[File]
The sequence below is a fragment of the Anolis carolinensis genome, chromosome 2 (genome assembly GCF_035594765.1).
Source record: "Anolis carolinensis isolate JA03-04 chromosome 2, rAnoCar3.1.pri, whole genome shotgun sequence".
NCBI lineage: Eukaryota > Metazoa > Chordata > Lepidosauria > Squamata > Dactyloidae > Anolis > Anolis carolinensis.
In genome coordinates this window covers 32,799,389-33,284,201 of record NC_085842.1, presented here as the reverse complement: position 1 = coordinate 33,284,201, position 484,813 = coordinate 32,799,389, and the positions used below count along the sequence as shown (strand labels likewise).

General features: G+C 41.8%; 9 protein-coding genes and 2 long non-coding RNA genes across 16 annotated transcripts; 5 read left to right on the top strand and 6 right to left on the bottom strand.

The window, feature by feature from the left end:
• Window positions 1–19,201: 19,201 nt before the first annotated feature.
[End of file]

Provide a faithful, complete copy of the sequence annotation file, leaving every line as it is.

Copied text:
The sequence below is a fragment of the Anolis carolinensis genome, chromosome 2 (genome assembly GCF_035594765.1).
Source record: "Anolis carolinensis isolate JA03-04 chromosome 2, rAnoCar3.1.pri, whole genome shotgun sequence".
NCBI lineage: Eukaryota > Metazoa > Chordata > Lepidosauria > Squamata > Dactyloidae > Anolis > Anolis carolinensis.
In genome coordinates this window covers 32,799,389-33,284,201 of record NC_085842.1, presented here as the reverse complement: position 1 = coordinate 33,284,201, position 484,813 = coordinate 32,799,389, and the positions used below count along the sequence as shown (strand labels likewise).

General features: G+C 41.8%; 9 protein-coding genes and 2 long non-coding RNA genes across 16 annotated transcripts; 5 read left to right on the top strand and 6 right to left on the bottom strand.

The window, feature by feature from the left end:
• Window positions 1–19,201: 19,201 nt before the first annotated feature.